To start out: Because Creationism is founded upon and dependent upon misrepresenting scientific findings and understanding.

Because Creationism isn’t about learning - Creationists are all about advertising and proclaiming a self-constructed self-certain “immutable” truth, one that requires them to reject new information by totally refusing to absorb known physical facts, since those facts don’t align with their understanding of Creationism.

 

How am I doing so far?

Lausten said: “Have you done much bird watching?”

All the time, my dear Lausten, all the time. Birds are constantly alert and on the lookout. What a horrid karmic existence, continuously anxious, watchful and suspicious. I try to inhabit bird-consciousness whenever I am in my car going somewhere. I would look in every direction like a bird, changing focus every second or two; straight ahead, rear-view mirror, left side mirror, right side mirror, straight ahead again. You have no idea how the heightened awareness protected me from idiots appearing from nowhere in places I least expected. You should try it.

My thread was inspired by Barbara Novak’s book “Nature and Culture”. It’s about the Hudson River school of painting and America’s incredibly beautiful landscapes, they invoked an awesome spirituality that shaped our culture and national psyche.

Although, believe it or not, in the early '90s during my various studies into Evolution through the finds scientists were making, I was struck with a mantra that keeps coming back into my thoughts, usually totally unbidden, to this day, and I imagine to my death.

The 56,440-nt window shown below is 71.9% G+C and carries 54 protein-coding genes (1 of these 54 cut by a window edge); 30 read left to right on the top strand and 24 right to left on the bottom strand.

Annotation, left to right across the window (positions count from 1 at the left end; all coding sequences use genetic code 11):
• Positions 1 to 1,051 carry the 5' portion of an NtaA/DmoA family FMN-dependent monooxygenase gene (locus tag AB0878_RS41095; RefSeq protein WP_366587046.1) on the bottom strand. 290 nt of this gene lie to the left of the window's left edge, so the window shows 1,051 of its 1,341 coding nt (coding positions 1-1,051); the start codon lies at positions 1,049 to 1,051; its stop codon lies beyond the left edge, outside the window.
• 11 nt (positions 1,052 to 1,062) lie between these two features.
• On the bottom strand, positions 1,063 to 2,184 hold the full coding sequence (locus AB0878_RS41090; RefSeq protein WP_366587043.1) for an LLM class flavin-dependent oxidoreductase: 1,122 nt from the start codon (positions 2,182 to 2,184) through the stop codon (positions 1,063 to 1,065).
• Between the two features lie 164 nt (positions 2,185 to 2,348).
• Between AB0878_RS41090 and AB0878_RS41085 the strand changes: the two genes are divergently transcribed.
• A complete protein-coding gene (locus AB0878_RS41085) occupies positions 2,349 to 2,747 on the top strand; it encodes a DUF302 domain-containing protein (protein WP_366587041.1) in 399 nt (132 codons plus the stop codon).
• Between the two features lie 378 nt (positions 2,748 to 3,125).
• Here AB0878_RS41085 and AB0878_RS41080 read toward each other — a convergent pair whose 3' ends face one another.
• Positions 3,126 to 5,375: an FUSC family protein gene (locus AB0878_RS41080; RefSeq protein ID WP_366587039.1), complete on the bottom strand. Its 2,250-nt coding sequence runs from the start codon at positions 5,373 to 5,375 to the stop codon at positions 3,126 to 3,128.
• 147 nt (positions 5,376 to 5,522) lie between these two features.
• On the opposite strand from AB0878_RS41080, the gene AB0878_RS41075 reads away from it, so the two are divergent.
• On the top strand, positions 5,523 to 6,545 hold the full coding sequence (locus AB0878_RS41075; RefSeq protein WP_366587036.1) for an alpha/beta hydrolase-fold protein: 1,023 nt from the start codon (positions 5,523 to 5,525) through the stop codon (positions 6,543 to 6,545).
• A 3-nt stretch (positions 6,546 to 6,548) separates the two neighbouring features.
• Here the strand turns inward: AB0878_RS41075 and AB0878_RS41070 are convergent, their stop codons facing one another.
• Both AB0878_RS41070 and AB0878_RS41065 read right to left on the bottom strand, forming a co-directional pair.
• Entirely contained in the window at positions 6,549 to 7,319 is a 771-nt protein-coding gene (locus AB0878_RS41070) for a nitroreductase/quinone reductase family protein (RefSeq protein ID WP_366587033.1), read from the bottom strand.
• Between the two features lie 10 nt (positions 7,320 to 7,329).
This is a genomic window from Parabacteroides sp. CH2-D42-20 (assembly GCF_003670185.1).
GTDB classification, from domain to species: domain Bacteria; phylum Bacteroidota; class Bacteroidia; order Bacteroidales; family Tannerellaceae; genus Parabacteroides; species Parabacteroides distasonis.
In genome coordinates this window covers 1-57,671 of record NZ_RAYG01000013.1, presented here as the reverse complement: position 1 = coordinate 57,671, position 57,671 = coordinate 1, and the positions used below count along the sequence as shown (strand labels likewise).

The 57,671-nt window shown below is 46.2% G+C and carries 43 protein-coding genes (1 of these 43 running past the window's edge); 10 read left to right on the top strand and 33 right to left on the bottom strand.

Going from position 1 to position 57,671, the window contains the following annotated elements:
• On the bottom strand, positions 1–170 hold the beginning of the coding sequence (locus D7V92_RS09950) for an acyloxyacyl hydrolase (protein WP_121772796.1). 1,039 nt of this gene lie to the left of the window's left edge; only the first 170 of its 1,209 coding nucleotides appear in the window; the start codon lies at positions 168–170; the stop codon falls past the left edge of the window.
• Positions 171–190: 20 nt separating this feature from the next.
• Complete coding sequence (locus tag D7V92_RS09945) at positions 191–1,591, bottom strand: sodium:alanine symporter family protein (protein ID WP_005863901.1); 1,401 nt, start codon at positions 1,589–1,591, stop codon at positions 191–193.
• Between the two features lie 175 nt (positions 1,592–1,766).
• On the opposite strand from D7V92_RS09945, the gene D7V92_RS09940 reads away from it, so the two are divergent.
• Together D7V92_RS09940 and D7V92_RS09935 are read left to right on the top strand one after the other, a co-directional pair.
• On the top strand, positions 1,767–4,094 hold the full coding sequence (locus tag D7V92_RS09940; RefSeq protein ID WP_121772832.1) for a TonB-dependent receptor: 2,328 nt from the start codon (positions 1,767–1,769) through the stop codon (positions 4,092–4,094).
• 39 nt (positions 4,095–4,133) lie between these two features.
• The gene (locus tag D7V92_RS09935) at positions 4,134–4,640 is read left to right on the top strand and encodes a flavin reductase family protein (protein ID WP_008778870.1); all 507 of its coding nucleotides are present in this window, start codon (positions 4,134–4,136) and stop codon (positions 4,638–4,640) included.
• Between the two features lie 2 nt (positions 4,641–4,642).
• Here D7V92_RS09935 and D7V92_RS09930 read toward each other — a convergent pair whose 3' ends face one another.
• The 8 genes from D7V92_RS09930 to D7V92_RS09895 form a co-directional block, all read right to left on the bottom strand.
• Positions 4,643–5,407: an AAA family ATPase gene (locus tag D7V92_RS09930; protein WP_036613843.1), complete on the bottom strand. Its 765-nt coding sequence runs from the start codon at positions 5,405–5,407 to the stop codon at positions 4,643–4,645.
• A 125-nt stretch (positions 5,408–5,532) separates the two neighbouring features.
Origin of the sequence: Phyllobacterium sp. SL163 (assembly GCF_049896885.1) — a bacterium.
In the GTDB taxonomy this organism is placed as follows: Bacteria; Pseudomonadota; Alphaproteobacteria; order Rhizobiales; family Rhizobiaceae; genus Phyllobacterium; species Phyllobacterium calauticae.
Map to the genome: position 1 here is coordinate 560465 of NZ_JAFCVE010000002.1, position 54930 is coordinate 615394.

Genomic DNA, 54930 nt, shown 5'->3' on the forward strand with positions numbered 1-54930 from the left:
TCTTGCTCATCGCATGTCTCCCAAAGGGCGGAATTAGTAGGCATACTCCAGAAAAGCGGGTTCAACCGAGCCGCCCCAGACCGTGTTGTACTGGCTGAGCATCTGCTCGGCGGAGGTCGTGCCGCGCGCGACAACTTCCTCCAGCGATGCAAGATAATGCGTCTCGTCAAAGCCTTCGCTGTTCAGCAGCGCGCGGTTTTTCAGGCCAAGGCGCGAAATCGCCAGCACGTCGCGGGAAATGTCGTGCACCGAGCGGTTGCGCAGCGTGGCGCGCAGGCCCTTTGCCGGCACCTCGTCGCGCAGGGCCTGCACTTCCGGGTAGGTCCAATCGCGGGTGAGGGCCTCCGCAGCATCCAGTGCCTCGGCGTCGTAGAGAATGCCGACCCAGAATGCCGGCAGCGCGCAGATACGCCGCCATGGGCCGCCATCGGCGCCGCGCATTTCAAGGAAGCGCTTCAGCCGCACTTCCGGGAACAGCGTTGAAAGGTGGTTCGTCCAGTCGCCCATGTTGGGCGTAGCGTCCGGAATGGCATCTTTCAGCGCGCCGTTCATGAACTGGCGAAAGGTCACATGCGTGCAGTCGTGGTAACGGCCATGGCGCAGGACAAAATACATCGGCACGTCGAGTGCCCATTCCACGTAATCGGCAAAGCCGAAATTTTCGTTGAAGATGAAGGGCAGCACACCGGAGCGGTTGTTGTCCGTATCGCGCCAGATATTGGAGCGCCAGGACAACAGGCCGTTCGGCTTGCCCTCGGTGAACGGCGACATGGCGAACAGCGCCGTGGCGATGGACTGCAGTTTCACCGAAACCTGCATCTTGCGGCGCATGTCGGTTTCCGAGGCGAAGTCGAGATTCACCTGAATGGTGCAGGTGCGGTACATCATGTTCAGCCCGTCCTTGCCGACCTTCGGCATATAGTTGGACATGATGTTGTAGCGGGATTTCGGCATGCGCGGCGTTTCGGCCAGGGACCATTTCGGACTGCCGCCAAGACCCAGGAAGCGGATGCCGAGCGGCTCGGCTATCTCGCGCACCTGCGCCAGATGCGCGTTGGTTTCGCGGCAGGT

God Is Creation, Why Rob God Of God's Creation By Slamming Our Origin Story It Into A One-dimensional Freeze-frame?
Creationists and ID's always turn it back to trying to proping up their chosen ancient tribal texts, with arguments and endless science-by-rhetoric rather than by observation and learning.

 

Might I suggest Sree is missing a fundamental distinction. For starters think about his glib title:

Can Nature and God be the same thing?
As a matter of fact, nature and god are two very different things. The one is Physical Reality, the other is a product of the Human Mindscape.

 

Any thoughts Sree?

Most people love nature, the more they safely experience of it. But nature is not supernatural. It is natural.

But you started this thread saying the opposite. Are you ready to change your mind?

My mind is ever changing, Lausten, like the flowing waters of a stream. I hold on to nothing.

I’ll take that as a “yes”

Citizen said: "As a matter of fact, nature and god are two very different things. The one is Physical Reality, the other is a product of the Human Mindscape.

Any thoughts Sree?"

Of course, I have but they may not fit into your conceptual paradigm. To you, Nature is physical reality, that world of flora and fauna on a landscape within the dimensions of mass, time and space. God, on the other hand, is a supernatural diety of one kind or another. Now, let see if I can get us “out of the box” into my paradigm.

To me, reality is inherently perceptual in nature because the field of consciousness, prior to cognition, has no material qualities. At the onset of cognition, everything takes on a form, color and texture informed by knowledge to generate an illusion of Nature. Is this supernatural or what? To me, that is God in action.

 

“The future is rooted in subjective external reality”

http://wisdomofchopra.com/